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In defense of the JREF Paranormal Challenge

Discussions about the James Randi Educational Foundation and its Million Dollar Challenge.

Re: In defense of the JREF Paranormal Challenge

Postby Craig Browning » 16 Nov 2011, 00:16

Jayhawker30 wrote:
craig weiler wrote:I am amazed at your cheekiness. You are right and billions are wrong? Somehow you, who has never had a psychic experience, feel confident that your mental abilities are superior to the common sense and rationality of billions of people?

I don't understand that at all.


Well, in that sense he could be like the one lemming not running his ass off the cliff like the rest.


No, Randi is the head lemming. He was smart enough to CONvince the others to buy into his hype. . . tell a lie big enough, often enough and long enough. . .

While I do pay heed and more often than not side with the genuine skeptic, I loathe cynics and more so the evangelic sort and deliberate trouble makers such as Randi has been over the years (so much so that other skeptic groups wanted nothing to do with him). At best we're looking at a man with some very questionable associations and morals which would suggest that his "ethics" are something that must be questioned as well. . . at least that's what most intelligent people would do. . . :roll:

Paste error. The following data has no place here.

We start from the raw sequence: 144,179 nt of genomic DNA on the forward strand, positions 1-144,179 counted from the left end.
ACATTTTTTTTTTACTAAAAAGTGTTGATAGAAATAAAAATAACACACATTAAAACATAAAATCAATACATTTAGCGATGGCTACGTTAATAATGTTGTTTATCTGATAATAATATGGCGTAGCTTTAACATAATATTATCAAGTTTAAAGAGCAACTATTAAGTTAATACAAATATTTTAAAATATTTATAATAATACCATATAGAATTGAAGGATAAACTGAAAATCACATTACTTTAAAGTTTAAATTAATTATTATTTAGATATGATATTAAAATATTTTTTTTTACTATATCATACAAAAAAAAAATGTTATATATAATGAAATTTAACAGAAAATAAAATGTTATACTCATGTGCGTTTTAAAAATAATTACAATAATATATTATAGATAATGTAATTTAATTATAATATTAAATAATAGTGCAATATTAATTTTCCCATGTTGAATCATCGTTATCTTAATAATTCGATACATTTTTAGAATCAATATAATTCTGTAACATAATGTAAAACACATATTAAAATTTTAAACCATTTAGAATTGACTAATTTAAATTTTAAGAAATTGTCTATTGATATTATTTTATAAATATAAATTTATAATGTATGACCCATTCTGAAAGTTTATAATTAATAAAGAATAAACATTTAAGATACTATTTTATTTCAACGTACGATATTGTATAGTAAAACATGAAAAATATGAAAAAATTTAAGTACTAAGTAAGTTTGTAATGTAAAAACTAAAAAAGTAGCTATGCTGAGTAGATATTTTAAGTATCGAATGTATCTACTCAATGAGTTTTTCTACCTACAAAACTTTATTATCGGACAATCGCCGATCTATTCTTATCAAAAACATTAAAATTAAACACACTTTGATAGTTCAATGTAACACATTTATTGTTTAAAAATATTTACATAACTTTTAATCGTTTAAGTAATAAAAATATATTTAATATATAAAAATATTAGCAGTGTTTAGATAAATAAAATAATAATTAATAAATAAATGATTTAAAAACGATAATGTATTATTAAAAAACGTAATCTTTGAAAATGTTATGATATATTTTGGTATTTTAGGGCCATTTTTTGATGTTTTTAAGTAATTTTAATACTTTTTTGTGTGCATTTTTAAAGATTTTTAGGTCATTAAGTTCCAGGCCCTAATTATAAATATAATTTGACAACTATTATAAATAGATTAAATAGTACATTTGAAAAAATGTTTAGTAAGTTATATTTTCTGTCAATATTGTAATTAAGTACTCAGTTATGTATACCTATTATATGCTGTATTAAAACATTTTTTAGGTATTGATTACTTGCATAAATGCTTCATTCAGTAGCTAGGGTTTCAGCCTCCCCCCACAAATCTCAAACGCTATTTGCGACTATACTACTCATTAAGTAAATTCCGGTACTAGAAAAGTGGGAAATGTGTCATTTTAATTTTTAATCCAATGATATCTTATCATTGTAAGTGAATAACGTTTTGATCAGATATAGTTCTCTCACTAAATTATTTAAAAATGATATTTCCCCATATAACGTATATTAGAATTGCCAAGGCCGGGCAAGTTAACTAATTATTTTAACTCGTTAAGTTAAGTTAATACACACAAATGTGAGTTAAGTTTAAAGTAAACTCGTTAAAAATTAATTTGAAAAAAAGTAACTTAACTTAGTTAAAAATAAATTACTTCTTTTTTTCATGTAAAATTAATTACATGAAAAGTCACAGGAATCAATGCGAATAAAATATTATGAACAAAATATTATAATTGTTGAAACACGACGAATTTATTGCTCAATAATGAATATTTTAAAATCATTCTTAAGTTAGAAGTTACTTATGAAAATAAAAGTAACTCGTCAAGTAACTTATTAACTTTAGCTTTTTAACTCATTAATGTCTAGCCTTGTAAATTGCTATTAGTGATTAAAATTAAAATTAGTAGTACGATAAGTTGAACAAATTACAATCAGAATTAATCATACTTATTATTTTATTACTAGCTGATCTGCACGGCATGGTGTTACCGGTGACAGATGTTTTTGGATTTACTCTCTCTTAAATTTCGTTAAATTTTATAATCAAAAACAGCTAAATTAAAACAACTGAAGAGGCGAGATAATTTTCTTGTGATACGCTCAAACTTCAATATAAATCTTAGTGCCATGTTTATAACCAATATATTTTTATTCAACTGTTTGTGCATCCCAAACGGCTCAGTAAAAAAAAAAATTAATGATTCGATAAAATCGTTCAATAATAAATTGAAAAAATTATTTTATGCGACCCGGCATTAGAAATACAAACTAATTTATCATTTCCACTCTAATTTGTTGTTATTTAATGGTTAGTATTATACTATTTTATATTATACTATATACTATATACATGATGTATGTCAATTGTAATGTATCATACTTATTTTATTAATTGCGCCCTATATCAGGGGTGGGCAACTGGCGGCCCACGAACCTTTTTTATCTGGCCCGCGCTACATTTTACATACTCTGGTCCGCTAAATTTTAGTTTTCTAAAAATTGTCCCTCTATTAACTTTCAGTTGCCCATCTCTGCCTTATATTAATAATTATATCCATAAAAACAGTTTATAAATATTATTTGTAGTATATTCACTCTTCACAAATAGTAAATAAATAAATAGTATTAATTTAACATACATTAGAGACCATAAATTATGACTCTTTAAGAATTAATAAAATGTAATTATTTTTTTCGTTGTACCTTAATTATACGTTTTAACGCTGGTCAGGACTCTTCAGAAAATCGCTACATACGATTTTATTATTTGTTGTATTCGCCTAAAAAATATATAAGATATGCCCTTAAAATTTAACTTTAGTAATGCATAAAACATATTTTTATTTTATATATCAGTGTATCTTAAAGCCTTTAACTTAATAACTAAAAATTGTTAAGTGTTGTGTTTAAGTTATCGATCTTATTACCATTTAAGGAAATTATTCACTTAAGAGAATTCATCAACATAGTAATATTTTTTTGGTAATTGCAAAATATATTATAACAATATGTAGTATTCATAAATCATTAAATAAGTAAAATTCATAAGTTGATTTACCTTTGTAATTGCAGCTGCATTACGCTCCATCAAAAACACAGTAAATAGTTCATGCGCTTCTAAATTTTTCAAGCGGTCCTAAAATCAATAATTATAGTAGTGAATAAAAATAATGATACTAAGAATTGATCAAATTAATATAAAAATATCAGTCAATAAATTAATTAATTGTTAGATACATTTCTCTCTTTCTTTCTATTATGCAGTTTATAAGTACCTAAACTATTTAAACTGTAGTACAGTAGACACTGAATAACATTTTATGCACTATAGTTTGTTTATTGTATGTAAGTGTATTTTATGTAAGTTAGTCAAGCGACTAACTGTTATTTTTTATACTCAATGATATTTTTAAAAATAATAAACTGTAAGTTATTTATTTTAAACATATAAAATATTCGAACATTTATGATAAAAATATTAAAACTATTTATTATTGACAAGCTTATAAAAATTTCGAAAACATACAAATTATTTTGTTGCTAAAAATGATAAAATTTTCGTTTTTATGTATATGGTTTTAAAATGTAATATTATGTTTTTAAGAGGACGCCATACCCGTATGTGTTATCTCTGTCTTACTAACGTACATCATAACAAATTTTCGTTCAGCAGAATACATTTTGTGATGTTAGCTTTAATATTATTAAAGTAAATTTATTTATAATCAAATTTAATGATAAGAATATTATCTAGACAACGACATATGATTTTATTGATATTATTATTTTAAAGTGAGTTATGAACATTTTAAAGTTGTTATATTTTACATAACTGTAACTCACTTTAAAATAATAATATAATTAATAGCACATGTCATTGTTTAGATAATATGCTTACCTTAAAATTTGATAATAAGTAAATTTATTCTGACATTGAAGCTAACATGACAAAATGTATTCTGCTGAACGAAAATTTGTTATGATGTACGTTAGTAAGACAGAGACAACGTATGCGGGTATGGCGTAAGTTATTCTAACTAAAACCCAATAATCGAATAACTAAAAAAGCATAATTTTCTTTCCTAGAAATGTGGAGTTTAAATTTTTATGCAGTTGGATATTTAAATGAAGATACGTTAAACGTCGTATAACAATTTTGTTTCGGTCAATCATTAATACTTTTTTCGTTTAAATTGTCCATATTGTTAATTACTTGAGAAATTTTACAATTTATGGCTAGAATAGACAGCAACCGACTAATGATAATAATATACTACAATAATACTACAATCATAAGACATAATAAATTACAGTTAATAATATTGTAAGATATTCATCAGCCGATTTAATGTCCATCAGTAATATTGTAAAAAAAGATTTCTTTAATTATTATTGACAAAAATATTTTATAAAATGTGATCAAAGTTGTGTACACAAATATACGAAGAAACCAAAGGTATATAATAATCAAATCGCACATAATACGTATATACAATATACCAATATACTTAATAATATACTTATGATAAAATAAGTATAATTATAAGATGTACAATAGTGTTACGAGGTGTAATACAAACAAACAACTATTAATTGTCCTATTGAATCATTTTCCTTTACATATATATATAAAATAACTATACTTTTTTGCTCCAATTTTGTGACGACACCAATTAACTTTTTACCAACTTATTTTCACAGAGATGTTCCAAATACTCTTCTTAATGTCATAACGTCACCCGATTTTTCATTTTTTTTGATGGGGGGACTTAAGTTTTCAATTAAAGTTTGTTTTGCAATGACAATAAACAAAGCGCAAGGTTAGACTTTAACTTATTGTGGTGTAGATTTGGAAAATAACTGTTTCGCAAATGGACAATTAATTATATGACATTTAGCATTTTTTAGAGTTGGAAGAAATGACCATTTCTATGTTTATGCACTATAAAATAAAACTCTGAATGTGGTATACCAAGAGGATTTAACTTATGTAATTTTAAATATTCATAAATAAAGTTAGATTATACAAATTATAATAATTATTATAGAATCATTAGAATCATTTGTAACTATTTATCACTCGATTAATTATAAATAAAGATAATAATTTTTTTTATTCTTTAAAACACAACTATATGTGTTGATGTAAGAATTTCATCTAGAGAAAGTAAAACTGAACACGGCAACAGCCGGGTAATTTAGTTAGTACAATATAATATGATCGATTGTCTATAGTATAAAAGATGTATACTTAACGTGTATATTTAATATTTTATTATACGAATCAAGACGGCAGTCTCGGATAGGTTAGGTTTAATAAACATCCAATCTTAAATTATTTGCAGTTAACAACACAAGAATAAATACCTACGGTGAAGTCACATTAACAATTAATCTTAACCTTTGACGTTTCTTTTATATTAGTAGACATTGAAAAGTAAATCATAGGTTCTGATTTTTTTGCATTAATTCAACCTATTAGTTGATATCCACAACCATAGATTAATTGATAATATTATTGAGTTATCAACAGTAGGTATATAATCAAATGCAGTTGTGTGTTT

I've found that the majority of these people are duplistic hair-splitters that want things both ways; it's ok if they use character assassination towards those that sustain a particular kind of analytical support but they can't do the same thing when it comes to their heroes. Same goes with the various studies and proofs; they are allowed to constantly add to "the challenge" so as to generate undeniable proof on things but do not hold themselves to similar standards, frequently staging (especially public) demonstrations with extreme controls that insure results to their favor (pays to have lots of magic buffs in your corner who understand how to do such manipulations).